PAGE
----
Development of a Compact Instrumentation Package for Characterization of Aerosols, Turbulence and Surface Characteristics in the Arctic from Unmanned Aerial Vehicles Phase II

Award Information
Agency:
Department of Energy
Branch
n/a
Amount:
$1,000,000.00
Award Year:
2013
Program:
SBIR
Phase:
Phase II
Contract:
DE-FG02-12ER90234
Award Id:
n/a
Agency Tracking Number:
98657
Solicitation Year:
2013
Solicitation Topic Code:
03a
Solicitation Number:
DE-FOA-0000782
Small Business Information
1789 Addison Way, Hayward, CA, 94544-6900
Hubzone Owned:
N
Minority Owned:
N
Woman Owned:
N
Duns:
187976709
Principal Investigator:
Fredrick Brechtel
Dr.
(510) 732-9723
fredj@brechtel.com
Business Contact:
Fredrick Brechtel
Dr.
(510) 732-9723
fredj@brechtel.com
Research Institution:
Stub




Abstract
This Small Business Innovation Research Phase II project addresses the need for new widespread datasets to help reduce uncertainties in current predictions of climate change and to improve our understanding of the health impacts of air pollutants. The development of a new, compact instrumentation package for unmanned aerial vehicles will include modules to measure aerosol size distributions, cloud condensation nucleus concentrations, ambient turbulence and to acquire digital images. A coupled electrical-mobility and light-scattering-based aerosol number size distribution measurement system will provide rapid airborne observations over the 0.01 to 10 micrometer diameter range. A condensation particle counter that has already operated on-board an unmanned aerial vehicle will serve as the small particle detector. The compact cloud condensation nucleus counter allows the cloud nucleating ability of particles to be determined and will be optimized using Computational Fluid Dynamics modeling. The large particle sizer development will focus on reducing the sizing uncertainties associated with existing light-scattering techniques that suffer from multi-valued Mie scattering response. Prototypes of the mobility classifier, cloud condensation nucleus counter and optical particle counter will be fabricated and tested against conventional scanning differential mobility sizing and other systems using traceable calibration particles. Prototypes of the turbulence and imaging systems will be constructed and tested under ambient conditions. During the Phase II project, the prototype of the miniaturized turbulence system will be inter-compared with commercially available hot film anemometers deployed within a wind tunnel facility with controllable turbulence levels. Imaging technology will be integrated with the instrument payload microprocessor-based control electronics to allow characterization of land and ocean surfaces during aerial vehicle flights. The overall development project will build upon six years of existing UAV instrument development, in particular the deployment of aerosol instruments (particle counter, light absorption and filter-based chemical composition measurements) on-board an unmanned aerial vehicle over the Arctic during the spring of 2011. Commercial Applications and Other Benefits: The new technology will help mitigate measurement limitations in applications that include creation of new and expanded data sets for climate change and urban air quality models, aerosol health effects studies, flux measurements of aerosol species from ocean and land surfaces, studies of rapid aerosol evolution in power-plant plumes, and indoor air quality monitoring for green buildings, industry and households.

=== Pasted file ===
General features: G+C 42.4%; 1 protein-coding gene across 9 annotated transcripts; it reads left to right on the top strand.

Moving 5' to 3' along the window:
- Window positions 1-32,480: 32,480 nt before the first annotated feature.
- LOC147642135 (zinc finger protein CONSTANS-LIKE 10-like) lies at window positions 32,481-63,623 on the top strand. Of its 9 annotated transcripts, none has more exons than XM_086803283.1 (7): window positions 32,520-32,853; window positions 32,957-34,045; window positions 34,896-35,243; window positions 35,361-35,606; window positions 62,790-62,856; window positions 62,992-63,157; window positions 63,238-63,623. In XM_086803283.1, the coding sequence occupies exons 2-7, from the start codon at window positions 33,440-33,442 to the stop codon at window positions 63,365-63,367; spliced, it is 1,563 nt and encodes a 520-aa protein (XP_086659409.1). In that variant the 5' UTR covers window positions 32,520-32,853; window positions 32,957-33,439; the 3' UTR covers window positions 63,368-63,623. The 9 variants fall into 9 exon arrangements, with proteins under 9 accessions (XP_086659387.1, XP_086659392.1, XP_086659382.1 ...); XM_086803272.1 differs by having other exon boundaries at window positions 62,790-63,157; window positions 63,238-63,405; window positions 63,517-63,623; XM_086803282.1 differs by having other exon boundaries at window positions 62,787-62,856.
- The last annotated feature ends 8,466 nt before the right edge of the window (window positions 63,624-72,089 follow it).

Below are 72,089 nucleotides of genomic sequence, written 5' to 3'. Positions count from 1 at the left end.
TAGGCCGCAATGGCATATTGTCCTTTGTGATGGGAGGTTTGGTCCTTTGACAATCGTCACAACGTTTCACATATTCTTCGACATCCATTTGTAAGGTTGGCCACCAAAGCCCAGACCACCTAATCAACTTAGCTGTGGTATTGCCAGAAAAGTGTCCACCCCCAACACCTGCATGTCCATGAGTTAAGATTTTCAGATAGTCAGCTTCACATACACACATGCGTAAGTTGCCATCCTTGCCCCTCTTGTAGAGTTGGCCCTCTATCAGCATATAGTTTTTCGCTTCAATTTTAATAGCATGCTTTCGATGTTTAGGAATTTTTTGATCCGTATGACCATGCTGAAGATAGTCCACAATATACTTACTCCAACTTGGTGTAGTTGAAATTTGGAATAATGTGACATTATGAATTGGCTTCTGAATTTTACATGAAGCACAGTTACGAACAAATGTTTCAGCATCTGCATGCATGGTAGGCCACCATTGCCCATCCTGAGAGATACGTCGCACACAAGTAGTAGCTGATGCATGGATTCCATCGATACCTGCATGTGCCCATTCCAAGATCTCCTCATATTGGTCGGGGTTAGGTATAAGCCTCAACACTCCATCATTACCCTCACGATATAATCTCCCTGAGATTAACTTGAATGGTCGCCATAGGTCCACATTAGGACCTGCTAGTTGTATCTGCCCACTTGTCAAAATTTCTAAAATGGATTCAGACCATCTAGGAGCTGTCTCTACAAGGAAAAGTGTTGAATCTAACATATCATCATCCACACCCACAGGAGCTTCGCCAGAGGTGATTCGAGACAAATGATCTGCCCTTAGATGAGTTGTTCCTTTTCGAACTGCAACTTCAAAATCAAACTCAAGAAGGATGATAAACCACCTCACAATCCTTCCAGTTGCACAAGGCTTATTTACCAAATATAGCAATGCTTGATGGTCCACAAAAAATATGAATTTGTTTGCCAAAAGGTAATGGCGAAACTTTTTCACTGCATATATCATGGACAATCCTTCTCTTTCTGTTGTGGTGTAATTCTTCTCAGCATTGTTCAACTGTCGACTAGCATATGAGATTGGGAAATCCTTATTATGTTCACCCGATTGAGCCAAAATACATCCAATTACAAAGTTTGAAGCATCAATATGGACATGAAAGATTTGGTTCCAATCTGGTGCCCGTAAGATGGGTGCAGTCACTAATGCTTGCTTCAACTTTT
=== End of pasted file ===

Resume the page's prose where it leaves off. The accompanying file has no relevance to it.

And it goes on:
* information listed above is at the time of submission.

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